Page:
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Articles by Jason D Scorse

Jason Scorse, Ph.D., is Associate Professor and Chair of the International Environmental Policy Program at the Monterey Institute of International Studies. His book What Environmentalists Need to Know About Economics is available at Amazon.

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  • No easy explanation for continued price increases in the oil markets

    At the end of last year I predicted that the price of oil would go down; so far I have been terribly wrong. My prediction, shared by many other economists and energy experts, was premised on a reasonable assumption: Since the world was headed for an economic slowdown, brought about the housing bubble and the financial crisis, global demand for energy would likely moderate, putting downward pressure on prices. While it was a sensible prediction, I am happy that no one took me up on my bet.

    So what happened?

  • The importance of elections for a renewable energy economy

    This article in Business Week is both a fascinating read and a perfect illustration of why national leadership is so essential for a sustainable energy future. Many environmentalists (including myself) believe that electricity generated through clean renewable sources can power not only most of our homes and industry, but also our transportation sector through plug-in cars and buses. There is little doubt that the solar and wind capacity exists, but the major obstacle is a lack of transmission lines to transport the energy from the deserts or the wind farms to the large urban areas where most power is used.

    This is where the federal government has to step in.

    First, these transmission lines are incredibly expensive, and it is unlikely that power companies will foot the bill themselves for a national grid; the total cost is in the hundreds of billions of dollars.

    Second, and no less important, is the fact that the siting of these lines is very cumbersome and filled with extensive red-tape, which means that it takes many years to get them off the ground.

    An administration that helps to both finance such a grid and to streamline the siting process is desperately needed if we are going to make serious strides in the share of renewable energy in our national energy mix. This type of work would employ hundreds of thousands of people, stimulate many local economies, and vastly upgrade America's domestic energy capacity thereby making us more energy secure. Of course, it would also help us to greatly reduce our carbon footprint.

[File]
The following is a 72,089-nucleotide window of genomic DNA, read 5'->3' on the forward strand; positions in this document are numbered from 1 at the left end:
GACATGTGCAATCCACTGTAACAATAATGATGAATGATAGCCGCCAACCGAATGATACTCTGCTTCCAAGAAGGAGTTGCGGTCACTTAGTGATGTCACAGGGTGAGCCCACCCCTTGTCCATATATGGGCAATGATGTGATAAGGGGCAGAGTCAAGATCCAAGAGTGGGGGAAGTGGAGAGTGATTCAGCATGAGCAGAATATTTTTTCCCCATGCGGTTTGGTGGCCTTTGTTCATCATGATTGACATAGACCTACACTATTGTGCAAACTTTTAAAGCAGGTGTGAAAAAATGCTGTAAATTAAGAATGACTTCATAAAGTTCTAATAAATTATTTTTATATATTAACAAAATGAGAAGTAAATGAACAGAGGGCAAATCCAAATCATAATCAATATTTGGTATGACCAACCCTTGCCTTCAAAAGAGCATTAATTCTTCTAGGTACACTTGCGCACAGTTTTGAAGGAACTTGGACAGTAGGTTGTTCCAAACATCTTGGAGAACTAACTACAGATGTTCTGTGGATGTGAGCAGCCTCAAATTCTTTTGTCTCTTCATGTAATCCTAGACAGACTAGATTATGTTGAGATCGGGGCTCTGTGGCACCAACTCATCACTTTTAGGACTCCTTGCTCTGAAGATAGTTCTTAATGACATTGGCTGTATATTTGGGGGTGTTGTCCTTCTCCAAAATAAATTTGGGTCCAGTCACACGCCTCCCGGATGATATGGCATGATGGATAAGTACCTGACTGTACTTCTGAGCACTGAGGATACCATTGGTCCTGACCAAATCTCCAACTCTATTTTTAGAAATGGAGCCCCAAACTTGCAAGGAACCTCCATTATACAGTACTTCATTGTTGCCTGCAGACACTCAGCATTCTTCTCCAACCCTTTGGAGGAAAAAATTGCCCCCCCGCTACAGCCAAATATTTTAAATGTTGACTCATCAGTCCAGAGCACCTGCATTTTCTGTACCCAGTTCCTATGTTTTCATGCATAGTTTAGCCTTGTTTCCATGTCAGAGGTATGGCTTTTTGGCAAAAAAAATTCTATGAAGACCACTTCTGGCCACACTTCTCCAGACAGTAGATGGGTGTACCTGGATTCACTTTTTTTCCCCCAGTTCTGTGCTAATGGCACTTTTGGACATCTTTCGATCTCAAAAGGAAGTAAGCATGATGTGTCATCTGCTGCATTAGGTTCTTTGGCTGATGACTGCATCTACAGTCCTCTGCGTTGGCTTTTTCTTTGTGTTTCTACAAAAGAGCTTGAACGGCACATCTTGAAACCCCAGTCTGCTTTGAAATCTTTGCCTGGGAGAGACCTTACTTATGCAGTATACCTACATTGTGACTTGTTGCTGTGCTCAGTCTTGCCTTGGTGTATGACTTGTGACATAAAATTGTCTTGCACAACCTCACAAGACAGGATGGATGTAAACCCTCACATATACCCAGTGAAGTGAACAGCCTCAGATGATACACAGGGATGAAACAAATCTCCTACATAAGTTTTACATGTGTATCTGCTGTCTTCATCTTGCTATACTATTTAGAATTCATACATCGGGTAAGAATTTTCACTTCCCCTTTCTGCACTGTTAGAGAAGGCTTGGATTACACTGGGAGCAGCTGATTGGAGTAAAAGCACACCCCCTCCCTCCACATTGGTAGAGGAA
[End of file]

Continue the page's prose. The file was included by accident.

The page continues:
This is why elections matter so much.

    Eight more years of doing next to nothing on the energy front may leave America's economy and world standing so damaged that we may not be able to recover.

    While both political parties have their share of bad ideas and are beholden to special interests, I trust much less the party which has spent the past decades demonizing government at every turn.

  • Unprecedented land conservation deal

    The biggest land conservation deal in California's history was announced yesterday, totaling nearly 240,000 acres in Southern California.

    A couple of features, while not entirely new, are worth pointing out:

    1. The deal involved allowing the owners to develop about 10 percent of the area pretty intensely and maintain some natural resource extraction while preserving as wilderness the overwhelming majority -- a good example of making a trade-off that doesn't pit economic and environmental interests against each other and allows for much greater public access at the same time.
    2. New wildlife corridors are being constructed to allow animals and plants the ability to migrate; I have written about this before, since this type of flexibility will be crucial to ensure that species can adapt to climate change.

    All in all, a good deal for California and the country. Something to celebrate.

  • Valuing environmental services saves lives

    As this new BBC article points out, it appears that the loss of mangroves around cities in Myanmar made the impact of the cyclone much worse, resulting in higher casualties and greater destruction. Scientific evidence compiled after the 2004 Asian tsunami showed that areas with more intact coastal ecosystems suffered less destruction, showing the upside of investing in the preservation of coastal swamps and forests, especially in disaster-prone areas.

    These developments highlight the urgent need to continue to demonstrate and make clear to policymakers the tremendous value these coastal environmental services provide. Of course, coastal ecosystems are only the tip of the iceberg when it comes to the full range of environmental services that forests (both tropical and temperate), wetlands, coral reefs, and prairies provide.

    Identifying these values and estimating their magnitude is the first step in making sure that they are not ignored when development decisions are made, or when assessing the value of restoring systems that have been degraded.

    This is one area where the combination of economics and ecological science can demonstrate why conservation not only pays but saves lives.